Murray Grindlay first rose to prominence as the lead singer in the 60s blues band The Underdogs. Since then he has written the music for a number of feature films, such as Sleeping Dogs, Once Were Warriors and Broken English; as well as countless TV commercials, including the classics Dear John and the Great Crunchie Train Robbery. Currently Grindlay is producing a web-based kids music show The One Winged-Bee Called Emily.
Anthony McCarten is an award-winning playwright, screenwriter and novelist, who has also directed two of his own feature films. His screenplay credits include Via Satellite, The English Harem, Show of Hands and Death of a Superhero. McCarten's most successful screenplay to date is Stephen Hawking biopic The Theory of Everything, which won him a BAFTA award for Best Adapted Screenplay in 2015. McCarten was interviewed for NZ On Screen when he was in Auckland for the 2015 Big Screen Symposium, organised by Script to Screen.
Actor turned producer/director Julian Arahanga made his screen debut at age 11, starring alongside Annie Whittle in short film The Makutu on Mrs Jones. He shot to fame playing novice gang member Nig Heke in landmark movie Once Were Warriors, then went on to act in a number of films including Broken English. Since setting up his own production company Awa Films, Arahanga has directed and produced TV series Songs from the Inside and acclaimed documentary Turangaarere: The John Pohe Story.
Brendan Smyth was charged with getting more New Zealand music on the airwaves for more than two decades. As long-time NZ Music Manager at NZ On Air, he led a team that funds and promotes Kiwi music and music videos.
Director Gaylene Preston has been stretching New Zealand film in new directions since her early short films and her first feature, the genre and gender-bending Mr Wrong (1985). Long devoted to “communicating local stories to local audiences”, Preston features in Deborah Shepard’s book Her Life’s Work: Conversations with Five New Zealand Women.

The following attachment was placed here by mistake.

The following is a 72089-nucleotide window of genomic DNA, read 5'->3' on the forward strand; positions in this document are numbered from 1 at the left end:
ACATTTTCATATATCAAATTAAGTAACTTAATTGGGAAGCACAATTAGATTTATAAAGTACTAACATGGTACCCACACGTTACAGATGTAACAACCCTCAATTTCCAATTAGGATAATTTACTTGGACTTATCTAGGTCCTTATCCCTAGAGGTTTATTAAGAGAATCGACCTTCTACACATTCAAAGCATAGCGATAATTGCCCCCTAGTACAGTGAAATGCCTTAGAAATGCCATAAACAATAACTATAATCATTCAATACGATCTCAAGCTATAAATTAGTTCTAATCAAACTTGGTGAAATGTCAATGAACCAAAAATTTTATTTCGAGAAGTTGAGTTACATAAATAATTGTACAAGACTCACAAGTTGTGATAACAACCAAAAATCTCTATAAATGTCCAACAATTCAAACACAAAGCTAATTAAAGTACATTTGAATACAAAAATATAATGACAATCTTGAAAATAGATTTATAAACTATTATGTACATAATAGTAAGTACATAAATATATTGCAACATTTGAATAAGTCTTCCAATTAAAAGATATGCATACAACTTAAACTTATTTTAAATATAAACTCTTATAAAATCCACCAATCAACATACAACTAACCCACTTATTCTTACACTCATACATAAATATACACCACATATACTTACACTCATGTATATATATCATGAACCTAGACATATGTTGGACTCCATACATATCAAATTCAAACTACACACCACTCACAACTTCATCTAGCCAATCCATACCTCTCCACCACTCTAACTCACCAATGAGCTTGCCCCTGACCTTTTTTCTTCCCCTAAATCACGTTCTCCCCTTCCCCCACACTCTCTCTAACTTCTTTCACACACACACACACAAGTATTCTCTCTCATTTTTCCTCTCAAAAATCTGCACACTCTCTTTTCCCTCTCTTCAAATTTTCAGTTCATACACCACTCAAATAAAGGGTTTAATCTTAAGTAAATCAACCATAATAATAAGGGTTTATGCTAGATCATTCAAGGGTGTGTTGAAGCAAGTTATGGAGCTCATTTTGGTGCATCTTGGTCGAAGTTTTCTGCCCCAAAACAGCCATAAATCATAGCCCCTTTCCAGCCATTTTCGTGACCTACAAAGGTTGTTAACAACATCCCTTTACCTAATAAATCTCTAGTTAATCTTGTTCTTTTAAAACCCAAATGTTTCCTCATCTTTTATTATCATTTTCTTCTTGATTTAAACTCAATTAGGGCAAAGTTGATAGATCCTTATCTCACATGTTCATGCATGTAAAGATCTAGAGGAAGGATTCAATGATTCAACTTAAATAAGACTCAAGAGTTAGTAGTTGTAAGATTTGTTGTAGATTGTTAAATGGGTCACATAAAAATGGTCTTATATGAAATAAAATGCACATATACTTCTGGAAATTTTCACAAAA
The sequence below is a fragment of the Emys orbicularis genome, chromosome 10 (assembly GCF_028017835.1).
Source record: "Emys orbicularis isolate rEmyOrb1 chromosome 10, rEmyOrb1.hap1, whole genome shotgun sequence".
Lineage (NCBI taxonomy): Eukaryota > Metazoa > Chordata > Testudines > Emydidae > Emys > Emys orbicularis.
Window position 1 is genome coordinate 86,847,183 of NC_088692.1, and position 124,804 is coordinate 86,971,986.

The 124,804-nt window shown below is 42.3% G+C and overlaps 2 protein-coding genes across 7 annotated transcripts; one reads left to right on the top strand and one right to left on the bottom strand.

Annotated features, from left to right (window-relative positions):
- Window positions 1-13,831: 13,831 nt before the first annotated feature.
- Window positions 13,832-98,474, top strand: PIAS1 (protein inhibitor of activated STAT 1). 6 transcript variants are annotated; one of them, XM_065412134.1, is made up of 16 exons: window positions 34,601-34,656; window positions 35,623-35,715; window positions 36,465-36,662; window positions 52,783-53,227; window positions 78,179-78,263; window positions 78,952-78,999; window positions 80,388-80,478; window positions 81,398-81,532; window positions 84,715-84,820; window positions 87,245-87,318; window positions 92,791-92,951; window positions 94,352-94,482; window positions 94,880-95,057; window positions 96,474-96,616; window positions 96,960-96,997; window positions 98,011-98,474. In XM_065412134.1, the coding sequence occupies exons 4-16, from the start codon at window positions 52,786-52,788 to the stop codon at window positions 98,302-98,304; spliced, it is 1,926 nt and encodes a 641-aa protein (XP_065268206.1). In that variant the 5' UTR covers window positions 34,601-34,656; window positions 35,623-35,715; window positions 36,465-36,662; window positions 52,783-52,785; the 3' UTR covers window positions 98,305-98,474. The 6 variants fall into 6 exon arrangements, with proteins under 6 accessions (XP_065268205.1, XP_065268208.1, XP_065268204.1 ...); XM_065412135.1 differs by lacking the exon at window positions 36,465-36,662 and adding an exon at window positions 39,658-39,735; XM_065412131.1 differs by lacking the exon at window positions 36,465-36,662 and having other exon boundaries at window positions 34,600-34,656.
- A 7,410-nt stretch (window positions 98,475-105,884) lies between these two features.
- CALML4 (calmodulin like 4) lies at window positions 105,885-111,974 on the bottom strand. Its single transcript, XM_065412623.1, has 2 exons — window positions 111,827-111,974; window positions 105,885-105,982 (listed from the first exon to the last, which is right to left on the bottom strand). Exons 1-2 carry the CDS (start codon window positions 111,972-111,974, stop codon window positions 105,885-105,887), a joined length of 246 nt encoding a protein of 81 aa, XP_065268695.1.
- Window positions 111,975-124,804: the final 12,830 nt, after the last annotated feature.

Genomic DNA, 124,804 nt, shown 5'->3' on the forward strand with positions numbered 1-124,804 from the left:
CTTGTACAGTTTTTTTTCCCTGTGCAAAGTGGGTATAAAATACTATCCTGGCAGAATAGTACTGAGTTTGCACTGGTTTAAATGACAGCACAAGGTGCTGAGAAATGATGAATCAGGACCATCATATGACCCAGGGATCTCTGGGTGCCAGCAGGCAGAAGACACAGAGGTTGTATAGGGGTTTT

Robin Scholes is one of our most prolific feature film producers. Her credits include Once Were Warriors, Broken English, Rain, Crooked Earth, The Tattooist, and Mr Pip. She has also produced hundreds of hours of television, including Magic Kiwis, The Big Art Trip, Heroes, Greenstone, The Chosen and Burying Brian.
After making her television debut on Shortland Street in 2004, Siobhan Marshall won fame as straight-talking sister Pascalle West over six seasons of Outrageous Fortune. In 2005 she won celebrity singing contest Sing Like a Superstar. More recently she made a guest appearance on The Almighty Johnsons, and starred with her Outrageous screen sister Antonia Prebble as co-star of The Blue Rose.
When people think of Ginette McDonald, they often think of one of New Zealand’s most defiant and famed purveyers of Godzone English, Lyn of Tawa. But for McDonald, Lyn is only one part among many. Alongside an acting career which began when she was still a teenager, McDonald has also worked as a producer, director and presenter.
Born in Westport, Jeremy Corbett is a middle-aged 6’2” Leo who likes potatoes, grass, cordless drills and guitars. His broadcasting career began at student radio station Radio Massey, while studying for a BA in English and Computer Science. Since then, Corbett has gone on to develop a successful career in radio, clocking up 16 years as morning co-host on MORE FM, and has appeared regularly on NZ TV screens in shows like The Paradise Picture Show, A Bit After Ten, Celebrity Squares, The Gong Show, Pulp Comedy, Downsize Me, Deal or No Deal and most recently 7 Days.
Pietra Brettkelly is an award-winning New Zealand filmmaker who travels the world to make her documentaries. The Art Star and the Sudanese Twins, her Sundance-selected film about international adoption, won best director and documentary at the 2009 Qantas Film and TV Awards. Māori Boy Genius was invited to the Berlin, Sydney and NZ Film Festivals.